As you can see, there is much more to Azure Managed Disks, all of which has to be taken into account when making a decision.

Recommended resources
For a better understanding of this article I recommend to read these resources:

Monday, August 21, 2017

Azure Active Directory (AAD): Where Is My Data Stored?

Situation
A customer wants to use Azure Active Directory (AAD) but needs to know where the data (like user name, credentials and attributes) is stored. On itself a solid question. However, the answer wasn’t easily found. Or better, quite obscure.

The basics
Before the answer is found (and clarified) one most familiarize him/herself with some Azure ‘slang’. In this posting I limit myself to the ones related to this article.

  • Geo: Abbreviation for geography. At this  moment Azure is to be found in 13 geo’s and two more are announced (France & South Africa).
  • Region: Can be looked upon as one HUGE data center, hosting many Azure services. For instance, there is an Azure region in Amsterdam (Netherlands) and one in Dublin (Ireland)
  • Region Pair: Two directly connected Azure regions, placed within the same geography BUT located greater then 300 miles apart (when possible). An Azure Region Pair offers benefits like data residency (except for AAD…), Azure system update isolation, platform provided replication, physical isolation and region recovery order.

Example of a Geo, with its Azure Regions and Region Pair is Geo Europe. This Geo has two Azure Regions: one in Amsterdam (Netherlands), named West Europe and the other Azure Region located in Dublin (Ireland), named North Europe. Together they make up the Region Pair for Geo Europe.

Azure data storage location by default
By default most Azure services are deployed regionally, enabling the customer to specify the Azure Region where their customer data will be stored. This is the case for VMs, storage and Azure SQL databases.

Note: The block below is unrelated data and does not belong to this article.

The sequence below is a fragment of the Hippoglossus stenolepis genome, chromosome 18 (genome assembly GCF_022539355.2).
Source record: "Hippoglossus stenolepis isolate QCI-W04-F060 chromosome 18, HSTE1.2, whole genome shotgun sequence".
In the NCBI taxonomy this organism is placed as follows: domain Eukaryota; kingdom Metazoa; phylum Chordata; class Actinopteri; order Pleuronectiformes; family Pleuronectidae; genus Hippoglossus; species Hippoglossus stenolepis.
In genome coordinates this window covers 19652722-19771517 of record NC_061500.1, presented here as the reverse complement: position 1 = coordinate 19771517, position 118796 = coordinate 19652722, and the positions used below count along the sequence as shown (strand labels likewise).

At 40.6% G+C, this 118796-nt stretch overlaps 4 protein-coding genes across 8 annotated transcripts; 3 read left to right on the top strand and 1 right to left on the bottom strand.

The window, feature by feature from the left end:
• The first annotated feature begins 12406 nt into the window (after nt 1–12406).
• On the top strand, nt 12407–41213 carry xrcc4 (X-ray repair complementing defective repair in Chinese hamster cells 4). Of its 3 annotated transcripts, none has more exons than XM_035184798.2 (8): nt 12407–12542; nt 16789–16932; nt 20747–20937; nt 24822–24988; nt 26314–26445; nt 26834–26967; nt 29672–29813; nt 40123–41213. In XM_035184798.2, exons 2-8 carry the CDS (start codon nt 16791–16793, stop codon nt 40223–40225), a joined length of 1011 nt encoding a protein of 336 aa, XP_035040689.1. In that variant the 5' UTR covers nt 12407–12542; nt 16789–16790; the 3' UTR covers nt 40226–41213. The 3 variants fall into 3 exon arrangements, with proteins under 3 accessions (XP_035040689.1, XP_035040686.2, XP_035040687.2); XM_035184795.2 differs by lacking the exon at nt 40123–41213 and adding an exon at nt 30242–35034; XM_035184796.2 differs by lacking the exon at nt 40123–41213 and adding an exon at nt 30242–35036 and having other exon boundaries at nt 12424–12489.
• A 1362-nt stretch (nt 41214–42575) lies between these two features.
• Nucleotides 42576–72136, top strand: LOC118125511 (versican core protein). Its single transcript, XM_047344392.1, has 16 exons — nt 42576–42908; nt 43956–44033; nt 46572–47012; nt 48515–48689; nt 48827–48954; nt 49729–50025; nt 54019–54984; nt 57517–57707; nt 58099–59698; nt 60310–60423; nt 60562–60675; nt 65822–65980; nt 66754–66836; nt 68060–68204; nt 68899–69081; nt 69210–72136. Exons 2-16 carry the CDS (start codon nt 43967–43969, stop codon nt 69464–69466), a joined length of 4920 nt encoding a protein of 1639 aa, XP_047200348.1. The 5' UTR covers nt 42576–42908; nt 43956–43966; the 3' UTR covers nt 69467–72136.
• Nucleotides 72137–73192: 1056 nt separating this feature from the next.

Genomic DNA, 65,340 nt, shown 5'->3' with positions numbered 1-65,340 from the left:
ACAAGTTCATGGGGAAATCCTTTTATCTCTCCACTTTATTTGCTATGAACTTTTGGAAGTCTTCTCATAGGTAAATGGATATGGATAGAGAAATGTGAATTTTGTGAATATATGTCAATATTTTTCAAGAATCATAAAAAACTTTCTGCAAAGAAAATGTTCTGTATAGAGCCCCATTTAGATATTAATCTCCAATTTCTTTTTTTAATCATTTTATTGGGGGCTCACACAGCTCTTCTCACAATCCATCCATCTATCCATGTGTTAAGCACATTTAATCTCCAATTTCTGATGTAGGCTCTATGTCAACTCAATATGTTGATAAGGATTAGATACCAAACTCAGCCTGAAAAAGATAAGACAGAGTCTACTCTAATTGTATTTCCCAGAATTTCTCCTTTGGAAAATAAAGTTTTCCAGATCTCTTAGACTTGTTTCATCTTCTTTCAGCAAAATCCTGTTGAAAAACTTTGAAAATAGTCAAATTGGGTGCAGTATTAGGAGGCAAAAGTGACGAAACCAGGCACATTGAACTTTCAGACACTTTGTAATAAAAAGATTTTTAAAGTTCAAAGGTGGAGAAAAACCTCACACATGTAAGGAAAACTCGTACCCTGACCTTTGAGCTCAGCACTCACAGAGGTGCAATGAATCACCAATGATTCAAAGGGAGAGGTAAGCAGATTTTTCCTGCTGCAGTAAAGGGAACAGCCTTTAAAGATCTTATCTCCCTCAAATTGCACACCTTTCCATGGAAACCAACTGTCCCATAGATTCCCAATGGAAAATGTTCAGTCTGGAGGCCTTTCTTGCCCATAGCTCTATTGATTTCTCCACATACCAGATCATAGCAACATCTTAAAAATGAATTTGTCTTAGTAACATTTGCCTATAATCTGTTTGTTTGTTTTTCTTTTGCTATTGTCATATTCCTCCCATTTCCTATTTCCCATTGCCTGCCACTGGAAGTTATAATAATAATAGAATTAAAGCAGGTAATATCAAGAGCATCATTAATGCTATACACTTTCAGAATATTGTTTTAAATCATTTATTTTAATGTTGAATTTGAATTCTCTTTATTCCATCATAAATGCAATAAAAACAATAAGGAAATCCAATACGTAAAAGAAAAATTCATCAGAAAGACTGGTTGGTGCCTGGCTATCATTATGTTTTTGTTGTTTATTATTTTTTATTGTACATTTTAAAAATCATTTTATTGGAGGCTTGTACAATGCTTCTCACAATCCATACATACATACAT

So when you deploy a set of VMs in the Region West Europe with related storage, that data will be stored in Amsterdam (Netherlands). And yes, and some parts of that data will be replicated to North Europe as well since both Regions are part of the same Region Pair. Reasons for this replication might be of an operational nature and/or of data redundancy options selected by the customer.

This is as expected. However it get’s trickier…

USDS (United States of Data Storage)?
However, there ARE exceptions to the above. In quite a few cases customer data will be stored outside by the customer selected Region (and Region Pair as such).

For instance there are some Azure regional services like Azure RemoteApp, Microsoft Cognitive Services, Preview, beta, or other prerelease services and Azure Security Center which data may be transferred and stored globally by Microsoft. And many times it will end up (in some form) in the USA, or United States of Data Storage…

How about AAD?
AAD isn’t an Azure service offered locally, but is designed to run globally. Any Azure service designed to run globally, it doesn’t allow the customer to specify a certain Region where to store the data related to that same Azure service.

And again, Microsoft isn’t very clear about where that data is exactly stored: ‘…Azure Active Directory, which may store Active Directory data globally…’.

To make it even more confusing the same website states: ‘…This does not apply to Active Directory deployments in the United States (where Active Directory data is stored solely in the United States) and in Europe (where Active Directory data is stored in Europe or the United States)…’

Azure services which operate globally are:

  • Content Delivery Network (CDN);
  • Azure Active Directory (AAD);
  • Azure Multi-Factor Authentication (AMFA);
  • Services that provide global routing functions and do not themselves process or store customer data (Eg: Traffic Manager, Azure DNS).

Still not sure where AAD stores its data…